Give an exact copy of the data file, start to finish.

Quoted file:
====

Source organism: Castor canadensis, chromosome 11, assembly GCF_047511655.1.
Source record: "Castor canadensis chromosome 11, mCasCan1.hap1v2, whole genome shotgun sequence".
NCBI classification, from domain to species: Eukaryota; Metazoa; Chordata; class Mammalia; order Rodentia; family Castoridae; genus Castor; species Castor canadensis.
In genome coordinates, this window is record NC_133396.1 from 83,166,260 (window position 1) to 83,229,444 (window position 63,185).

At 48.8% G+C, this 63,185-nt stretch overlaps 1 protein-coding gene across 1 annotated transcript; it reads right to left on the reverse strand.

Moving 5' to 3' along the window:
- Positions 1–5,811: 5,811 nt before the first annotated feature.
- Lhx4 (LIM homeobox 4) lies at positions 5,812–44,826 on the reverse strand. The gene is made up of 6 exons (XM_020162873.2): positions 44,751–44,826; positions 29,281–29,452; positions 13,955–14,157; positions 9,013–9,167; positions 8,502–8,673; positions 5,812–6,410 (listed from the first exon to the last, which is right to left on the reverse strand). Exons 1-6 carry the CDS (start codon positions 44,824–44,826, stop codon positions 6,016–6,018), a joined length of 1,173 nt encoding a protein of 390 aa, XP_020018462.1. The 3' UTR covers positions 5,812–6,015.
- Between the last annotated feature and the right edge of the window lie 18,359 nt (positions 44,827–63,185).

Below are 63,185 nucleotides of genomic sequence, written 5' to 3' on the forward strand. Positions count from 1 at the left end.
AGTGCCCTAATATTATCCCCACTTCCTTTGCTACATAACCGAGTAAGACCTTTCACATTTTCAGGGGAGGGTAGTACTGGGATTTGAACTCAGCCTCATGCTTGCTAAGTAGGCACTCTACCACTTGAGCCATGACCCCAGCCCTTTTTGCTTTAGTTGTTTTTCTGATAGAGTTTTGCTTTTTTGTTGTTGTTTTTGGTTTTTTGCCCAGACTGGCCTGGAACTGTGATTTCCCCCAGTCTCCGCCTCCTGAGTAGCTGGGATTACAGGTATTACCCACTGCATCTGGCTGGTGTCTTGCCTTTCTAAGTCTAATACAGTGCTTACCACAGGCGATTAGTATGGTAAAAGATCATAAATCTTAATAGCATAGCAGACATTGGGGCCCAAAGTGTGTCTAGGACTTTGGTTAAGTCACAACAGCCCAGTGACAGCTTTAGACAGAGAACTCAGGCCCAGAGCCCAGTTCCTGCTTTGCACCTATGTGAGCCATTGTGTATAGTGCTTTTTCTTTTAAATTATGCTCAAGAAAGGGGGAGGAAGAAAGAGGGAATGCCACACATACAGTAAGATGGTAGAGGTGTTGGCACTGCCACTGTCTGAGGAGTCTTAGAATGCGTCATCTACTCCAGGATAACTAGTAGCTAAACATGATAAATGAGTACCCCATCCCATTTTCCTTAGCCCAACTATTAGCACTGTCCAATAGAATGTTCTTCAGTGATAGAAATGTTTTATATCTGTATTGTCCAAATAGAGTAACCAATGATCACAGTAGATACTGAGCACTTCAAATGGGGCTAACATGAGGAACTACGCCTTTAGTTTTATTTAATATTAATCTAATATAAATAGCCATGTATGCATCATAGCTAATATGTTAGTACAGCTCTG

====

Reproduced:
Source organism: Castor canadensis, chromosome 11, assembly GCF_047511655.1.
Source record: "Castor canadensis chromosome 11, mCasCan1.hap1v2, whole genome shotgun sequence".
NCBI classification, from domain to species: Eukaryota; Metazoa; Chordata; class Mammalia; order Rodentia; family Castoridae; genus Castor; species Castor canadensis.
In genome coordinates, this window is record NC_133396.1 from 83,166,260 (window position 1) to 83,229,444 (window position 63,185).

At 48.8% G+C, this 63,185-nt stretch overlaps 1 protein-coding gene across 1 annotated transcript; it reads right to left on the reverse strand.

Moving 5' to 3' along the window:
- Positions 1–5,811: 5,811 nt before the first annotated feature.
- Lhx4 (LIM homeobox 4) lies at positions 5,812–44,826 on the reverse strand. The gene is made up of 6 exons (XM_020162873.2): positions 44,751–44,826; positions 29,281–29,452; positions 13,955–14,157; positions 9,013–9,167; positions 8,502–8,673; positions 5,812–6,410 (listed from the first exon to the last, which is right to left on the reverse strand). Exons 1-6 carry the CDS (start codon positions 44,824–44,826, stop codon positions 6,016–6,018), a joined length of 1,173 nt encoding a protein of 390 aa, XP_020018462.1. The 3' UTR covers positions 5,812–6,015.
- Between the last annotated feature and the right edge of the window lie 18,359 nt (positions 44,827–63,185).

Below are 63,185 nucleotides of genomic sequence, written 5' to 3' on the forward strand. Positions count from 1 at the left end.
AGTGCCCTAATATTATCCCCACTTCCTTTGCTACATAACCGAGTAAGACCTTTCACATTTTCAGGGGAGGGTAGTACTGGGATTTGAACTCAGCCTCATGCTTGCTAAGTAGGCACTCTACCACTTGAGCCATGACCCCAGCCCTTTTTGCTTTAGTTGTTTTTCTGATAGAGTTTTGCTTTTTTGTTGTTGTTTTTGGTTTTTTGCCCAGACTGGCCTGGAACTGTGATTTCCCCCAGTCTCCGCCTCCTGAGTAGCTGGGATTACAGGTATTACCCACTGCATCTGGCTGGTGTCTTGCCTTTCTAAGTCTAATACAGTGCTTACCACAGGCGATTAGTATGGTAAAAGATCATAAATCTTAATAGCATAGCAGACATTGGGGCCCAAAGTGTGTCTAGGACTTTGGTTAAGTCACAACAGCCCAGTGACAGCTTTAGACAGAGAACTCAGGCCCAGAGCCCAGTTCCTGCTTTGCACCTATGTGAGCCATTGTGTATAGTGCTTTTTCTTTTAAATTATGCTCAAGAAAGGGGGAGGAAGAAAGAGGGAATGCCACACATACAGTAAGATGGTAGAGGTGTTGGCACTGCCACTGTCTGAGGAGTCTTAGAATGCGTCATCTACTCCAGGATAACTAGTAGCTAAACATGATAAATGAGTACCCCATCCCATTTTCCTTAGCCCAACTATTAGCACTGTCCAATAGAATGTTCTTCAGTGATAGAAATGTTTTATATCTGTATTGTCCAAATAGAGTAACCAATGATCACAGTAGATACTGAGCACTTCAAATGGGGCTAACATGAGGAACTACGCCTTTAGTTTTATTTAATATTAATCTAATATAAATAGCCATGTATGCATCATAGCTAATATGTTAGTACAGCTCTG